You need to jump to a 115 jet.
If the motor still falls flat when you open the throttle, then you need to go bigger on the main, as she is starving for fuel.
I leave the needle clip in the middle position and fairly rarely do I need to change that, unless your elevation changes dramatically.
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What’s the Biggest tire I can use on my 750 Honda?
Ok I always run a 110X90X19 on the front and on the rear I run a 130X90X16 or 18″.
You have to take into account the stress of the frame when you are in corners etc, as too wide a tire may look cool, but when the frame flexes a little bit, it will rub the shock spring.
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How can I fit my own Front fork seals?
Easily, if you have removed your seals, what I would do is go to home Depot, or to your ACE hardware store and buy a 1″7/8″ piece of plumbing plastic pipe about 3 feet in length.
Simply drop the seal over the fork tube, then slide the plastic tube over your fork tube and tap with a rubber mallet, this will fit smoothly and evenly and will not damage your seal.
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How Can I route my wiring for Clubman handlebars?
Well, as you know, the stock bars have the wiring inside the bars and that’s a real pain in the dirt box to pull out, now, you can drill the clubman’s and feed them through, but incase you want to remove the bars, you will be in the same position again with removing all the wires.
The easy solution is to “C” notch the switches, to allow the wires not to get squashed or pinched when you tighten the switches.
then simply route them under the bars and you are all good to go and no frustration.
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My Oil pressure light stays on.
This is a common fault, the old switch that is actually by your starter cover on the right hand side, is most probably buggered up and the ball check valve is seized, Simply remove and purchase another from Honda.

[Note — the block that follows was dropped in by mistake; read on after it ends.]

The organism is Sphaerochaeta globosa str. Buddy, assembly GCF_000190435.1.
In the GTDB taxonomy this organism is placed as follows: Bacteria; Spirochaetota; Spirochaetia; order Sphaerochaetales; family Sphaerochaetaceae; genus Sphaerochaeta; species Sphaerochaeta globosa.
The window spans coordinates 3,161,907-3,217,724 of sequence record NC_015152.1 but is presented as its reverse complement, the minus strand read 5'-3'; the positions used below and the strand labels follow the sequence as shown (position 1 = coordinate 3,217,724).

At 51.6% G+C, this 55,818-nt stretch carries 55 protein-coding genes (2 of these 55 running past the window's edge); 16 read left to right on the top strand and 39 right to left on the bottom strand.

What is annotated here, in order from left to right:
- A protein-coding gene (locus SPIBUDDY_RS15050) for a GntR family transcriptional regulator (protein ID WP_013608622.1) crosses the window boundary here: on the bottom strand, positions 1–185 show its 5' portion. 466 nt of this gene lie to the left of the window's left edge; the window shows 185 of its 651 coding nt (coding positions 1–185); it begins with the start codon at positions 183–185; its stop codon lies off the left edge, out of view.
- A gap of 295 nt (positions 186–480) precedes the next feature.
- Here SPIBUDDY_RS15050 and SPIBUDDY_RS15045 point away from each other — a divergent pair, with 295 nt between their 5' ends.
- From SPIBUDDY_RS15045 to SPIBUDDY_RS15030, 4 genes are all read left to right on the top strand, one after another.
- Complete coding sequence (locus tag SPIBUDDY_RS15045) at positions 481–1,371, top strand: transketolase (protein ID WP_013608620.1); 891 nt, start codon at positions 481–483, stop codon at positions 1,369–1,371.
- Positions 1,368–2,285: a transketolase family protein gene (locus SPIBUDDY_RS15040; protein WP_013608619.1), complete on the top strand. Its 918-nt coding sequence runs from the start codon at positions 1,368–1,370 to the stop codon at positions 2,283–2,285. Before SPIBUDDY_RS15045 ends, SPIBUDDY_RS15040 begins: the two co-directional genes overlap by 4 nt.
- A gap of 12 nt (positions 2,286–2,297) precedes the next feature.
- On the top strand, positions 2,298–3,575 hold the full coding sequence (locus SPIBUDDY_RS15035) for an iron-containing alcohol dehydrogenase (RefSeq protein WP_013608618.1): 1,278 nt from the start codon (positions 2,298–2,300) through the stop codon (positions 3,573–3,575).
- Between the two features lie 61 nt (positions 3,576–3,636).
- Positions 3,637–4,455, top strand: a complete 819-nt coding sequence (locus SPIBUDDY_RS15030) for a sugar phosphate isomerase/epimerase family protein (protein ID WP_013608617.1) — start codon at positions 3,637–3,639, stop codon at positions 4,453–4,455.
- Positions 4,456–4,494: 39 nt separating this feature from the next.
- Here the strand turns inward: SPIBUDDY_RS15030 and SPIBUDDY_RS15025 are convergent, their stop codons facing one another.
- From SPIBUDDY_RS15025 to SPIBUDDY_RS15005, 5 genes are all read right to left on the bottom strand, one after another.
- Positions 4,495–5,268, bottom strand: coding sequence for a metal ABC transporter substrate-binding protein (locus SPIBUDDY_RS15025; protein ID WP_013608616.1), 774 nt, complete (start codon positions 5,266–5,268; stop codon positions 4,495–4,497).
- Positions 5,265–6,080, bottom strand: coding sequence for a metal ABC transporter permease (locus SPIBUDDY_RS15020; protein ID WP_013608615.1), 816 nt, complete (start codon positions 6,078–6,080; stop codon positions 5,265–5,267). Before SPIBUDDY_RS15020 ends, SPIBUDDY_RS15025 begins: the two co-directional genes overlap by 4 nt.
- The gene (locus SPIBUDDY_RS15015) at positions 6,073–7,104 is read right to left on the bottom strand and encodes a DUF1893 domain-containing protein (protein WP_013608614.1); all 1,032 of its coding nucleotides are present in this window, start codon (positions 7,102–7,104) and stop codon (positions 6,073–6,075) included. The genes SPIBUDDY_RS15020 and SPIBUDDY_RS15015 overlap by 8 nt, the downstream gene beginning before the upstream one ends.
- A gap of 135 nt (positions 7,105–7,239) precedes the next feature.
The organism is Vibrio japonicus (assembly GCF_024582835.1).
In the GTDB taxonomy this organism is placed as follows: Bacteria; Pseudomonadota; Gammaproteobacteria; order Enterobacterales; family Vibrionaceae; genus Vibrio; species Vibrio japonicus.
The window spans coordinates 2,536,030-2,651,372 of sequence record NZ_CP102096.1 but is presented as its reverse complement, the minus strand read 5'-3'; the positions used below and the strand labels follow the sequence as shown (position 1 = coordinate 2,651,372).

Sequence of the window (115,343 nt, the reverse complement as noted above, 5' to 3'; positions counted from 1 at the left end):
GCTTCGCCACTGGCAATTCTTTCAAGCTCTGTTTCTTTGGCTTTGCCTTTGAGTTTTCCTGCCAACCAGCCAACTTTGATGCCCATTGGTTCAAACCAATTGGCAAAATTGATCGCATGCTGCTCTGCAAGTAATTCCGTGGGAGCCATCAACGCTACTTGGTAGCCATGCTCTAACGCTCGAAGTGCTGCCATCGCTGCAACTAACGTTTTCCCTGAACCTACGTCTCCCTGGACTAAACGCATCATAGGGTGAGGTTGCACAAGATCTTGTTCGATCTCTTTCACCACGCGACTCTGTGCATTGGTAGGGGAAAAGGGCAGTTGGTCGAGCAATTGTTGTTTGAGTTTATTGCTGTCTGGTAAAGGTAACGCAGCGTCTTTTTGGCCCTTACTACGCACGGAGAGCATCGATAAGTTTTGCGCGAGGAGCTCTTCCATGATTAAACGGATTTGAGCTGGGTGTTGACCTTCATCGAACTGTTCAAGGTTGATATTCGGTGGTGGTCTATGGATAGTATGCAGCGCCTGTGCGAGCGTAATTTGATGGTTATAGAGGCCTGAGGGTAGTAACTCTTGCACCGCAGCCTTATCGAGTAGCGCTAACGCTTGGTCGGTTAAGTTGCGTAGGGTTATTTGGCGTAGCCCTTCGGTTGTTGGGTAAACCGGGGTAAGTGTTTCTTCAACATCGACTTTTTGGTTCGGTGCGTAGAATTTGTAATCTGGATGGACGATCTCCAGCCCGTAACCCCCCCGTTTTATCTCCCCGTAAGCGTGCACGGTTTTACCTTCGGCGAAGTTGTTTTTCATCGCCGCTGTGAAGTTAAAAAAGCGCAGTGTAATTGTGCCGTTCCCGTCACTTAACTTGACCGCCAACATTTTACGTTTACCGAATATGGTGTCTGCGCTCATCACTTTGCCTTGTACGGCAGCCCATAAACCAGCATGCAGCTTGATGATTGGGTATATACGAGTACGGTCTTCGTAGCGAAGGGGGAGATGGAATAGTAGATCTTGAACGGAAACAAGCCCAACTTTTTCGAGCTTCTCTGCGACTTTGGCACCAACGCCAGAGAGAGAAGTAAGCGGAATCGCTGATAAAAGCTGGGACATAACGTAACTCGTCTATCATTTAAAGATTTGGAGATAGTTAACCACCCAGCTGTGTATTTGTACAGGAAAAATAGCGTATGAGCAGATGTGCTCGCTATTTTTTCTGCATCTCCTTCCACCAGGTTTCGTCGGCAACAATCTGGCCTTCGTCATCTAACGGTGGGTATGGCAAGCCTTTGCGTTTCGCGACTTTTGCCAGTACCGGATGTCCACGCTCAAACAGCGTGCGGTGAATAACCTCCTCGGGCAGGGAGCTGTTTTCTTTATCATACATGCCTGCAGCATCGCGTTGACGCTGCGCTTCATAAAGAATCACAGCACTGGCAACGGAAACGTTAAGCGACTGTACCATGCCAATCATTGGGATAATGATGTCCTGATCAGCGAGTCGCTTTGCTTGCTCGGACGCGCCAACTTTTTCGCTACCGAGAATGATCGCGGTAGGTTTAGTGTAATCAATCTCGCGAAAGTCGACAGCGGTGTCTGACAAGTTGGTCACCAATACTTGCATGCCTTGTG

They are still available.

But what I do is actually fit one of my OIL PRESSURE GAUGES on the side of the motor above where your points cover is, that way, this gives you a true reading of whats going on inside your motor at all times when the engine is running.

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My front brake is stuck on and I cant move the bike.
OK, this happens a lot, the longer the bike has been left unattended in storage, the more the chance that the brake fluid has gone all goopy and gelled up.
Now to free the thing temporarily, you whack the caliper body with a Rubber mallet, this will shock the piston back a bit.
Bleed the brake until fluid comes out of the bleed nipple, you know, on, off, on, off etc.
Once clear is coming out, try the brake, if it still stick, then I usually take the back of the caliper off and then with the nipple locked tight, I simply press the brake lever until the pad and piston pops out.
Keep checking fluid levels in the master cylinder though.
There is 2 ton of pressure there and this will push the piston out, make sure you have some rags over it as it can POP under pressure and get brake fluid all over the joint, and paint does not like brake fluid at all.
I then take the caliper off, remove the piston and “O” ring and I then clean it all out with lacquer thinner.
I use a Dremel Rubber wheel and hone the bore of the caliper out to get any tiny corrosion marks out and then I clean the recess out for the “O”ring.
if the piston is pitted I usually make new ones on the lathe from stainless, that way it will never rust or corrode in the body again, its the rust pitts that catch the wall or the seal and stop it from sliding back into the caliper body.
Then – I simply fit a new ring and clean the piston up and put her all back together, re-bled and there you go, a functioning brake once again. Taa Daaaar! -